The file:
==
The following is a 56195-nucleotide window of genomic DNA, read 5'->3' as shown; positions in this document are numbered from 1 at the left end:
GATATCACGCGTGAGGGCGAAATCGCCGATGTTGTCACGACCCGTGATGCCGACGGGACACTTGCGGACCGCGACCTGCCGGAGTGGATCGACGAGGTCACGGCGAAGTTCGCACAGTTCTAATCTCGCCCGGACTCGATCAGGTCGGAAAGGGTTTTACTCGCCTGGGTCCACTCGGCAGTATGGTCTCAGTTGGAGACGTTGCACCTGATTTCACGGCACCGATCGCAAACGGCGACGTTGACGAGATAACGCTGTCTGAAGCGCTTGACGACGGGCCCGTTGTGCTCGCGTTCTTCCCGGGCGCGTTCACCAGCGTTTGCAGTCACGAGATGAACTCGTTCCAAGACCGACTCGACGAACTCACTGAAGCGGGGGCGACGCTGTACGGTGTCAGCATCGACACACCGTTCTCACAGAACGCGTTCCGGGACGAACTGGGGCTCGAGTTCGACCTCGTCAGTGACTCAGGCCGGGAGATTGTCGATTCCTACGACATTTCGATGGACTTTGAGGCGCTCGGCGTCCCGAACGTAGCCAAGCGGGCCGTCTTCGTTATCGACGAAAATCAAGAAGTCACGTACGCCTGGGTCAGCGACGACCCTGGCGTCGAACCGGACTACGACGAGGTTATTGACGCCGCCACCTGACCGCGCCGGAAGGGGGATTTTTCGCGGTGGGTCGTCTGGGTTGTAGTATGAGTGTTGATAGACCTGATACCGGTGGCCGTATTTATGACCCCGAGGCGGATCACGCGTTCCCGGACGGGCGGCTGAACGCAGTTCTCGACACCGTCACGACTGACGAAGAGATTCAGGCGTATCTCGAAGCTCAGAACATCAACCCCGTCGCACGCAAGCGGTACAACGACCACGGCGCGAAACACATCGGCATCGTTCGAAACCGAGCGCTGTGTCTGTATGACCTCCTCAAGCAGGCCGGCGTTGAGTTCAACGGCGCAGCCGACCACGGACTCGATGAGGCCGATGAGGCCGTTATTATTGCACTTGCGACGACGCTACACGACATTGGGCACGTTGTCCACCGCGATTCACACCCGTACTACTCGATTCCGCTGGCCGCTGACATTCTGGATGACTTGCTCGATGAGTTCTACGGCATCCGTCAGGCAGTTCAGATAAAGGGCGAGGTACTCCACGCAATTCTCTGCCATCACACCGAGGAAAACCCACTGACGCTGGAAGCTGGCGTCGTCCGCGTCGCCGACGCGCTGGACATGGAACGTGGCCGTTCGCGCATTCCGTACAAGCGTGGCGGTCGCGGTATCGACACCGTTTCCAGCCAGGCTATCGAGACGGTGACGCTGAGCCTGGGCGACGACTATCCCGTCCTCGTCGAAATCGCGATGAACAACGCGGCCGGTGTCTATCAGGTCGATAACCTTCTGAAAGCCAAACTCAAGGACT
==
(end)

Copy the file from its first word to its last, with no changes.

The following is a 56195-nucleotide window of genomic DNA, read 5'->3' as shown; positions in this document are numbered from 1 at the left end:
GATATCACGCGTGAGGGCGAAATCGCCGATGTTGTCACGACCCGTGATGCCGACGGGACACTTGCGGACCGCGACCTGCCGGAGTGGATCGACGAGGTCACGGCGAAGTTCGCACAGTTCTAATCTCGCCCGGACTCGATCAGGTCGGAAAGGGTTTTACTCGCCTGGGTCCACTCGGCAGTATGGTCTCAGTTGGAGACGTTGCACCTGATTTCACGGCACCGATCGCAAACGGCGACGTTGACGAGATAACGCTGTCTGAAGCGCTTGACGACGGGCCCGTTGTGCTCGCGTTCTTCCCGGGCGCGTTCACCAGCGTTTGCAGTCACGAGATGAACTCGTTCCAAGACCGACTCGACGAACTCACTGAAGCGGGGGCGACGCTGTACGGTGTCAGCATCGACACACCGTTCTCACAGAACGCGTTCCGGGACGAACTGGGGCTCGAGTTCGACCTCGTCAGTGACTCAGGCCGGGAGATTGTCGATTCCTACGACATTTCGATGGACTTTGAGGCGCTCGGCGTCCCGAACGTAGCCAAGCGGGCCGTCTTCGTTATCGACGAAAATCAAGAAGTCACGTACGCCTGGGTCAGCGACGACCCTGGCGTCGAACCGGACTACGACGAGGTTATTGACGCCGCCACCTGACCGCGCCGGAAGGGGGATTTTTCGCGGTGGGTCGTCTGGGTTGTAGTATGAGTGTTGATAGACCTGATACCGGTGGCCGTATTTATGACCCCGAGGCGGATCACGCGTTCCCGGACGGGCGGCTGAACGCAGTTCTCGACACCGTCACGACTGACGAAGAGATTCAGGCGTATCTCGAAGCTCAGAACATCAACCCCGTCGCACGCAAGCGGTACAACGACCACGGCGCGAAACACATCGGCATCGTTCGAAACCGAGCGCTGTGTCTGTATGACCTCCTCAAGCAGGCCGGCGTTGAGTTCAACGGCGCAGCCGACCACGGACTCGATGAGGCCGATGAGGCCGTTATTATTGCACTTGCGACGACGCTACACGACATTGGGCACGTTGTCCACCGCGATTCACACCCGTACTACTCGATTCCGCTGGCCGCTGACATTCTGGATGACTTGCTCGATGAGTTCTACGGCATCCGTCAGGCAGTTCAGATAAAGGGCGAGGTACTCCACGCAATTCTCTGCCATCACACCGAGGAAAACCCACTGACGCTGGAAGCTGGCGTCGTCCGCGTCGCCGACGCGCTGGACATGGAACGTGGCCGTTCGCGCATTCCGTACAAGCGTGGCGGTCGCGGTATCGACACCGTTTCCAGCCAGGCTATCGAGACGGTGACGCTGAGCCTGGGCGACGACTATCCCGTCCTCGTCGAAATCGCGATGAACAACGCGGCCGGTGTCTATCAGGTCGATAACCTTCTGAAAGCCAAACTCAAGGACT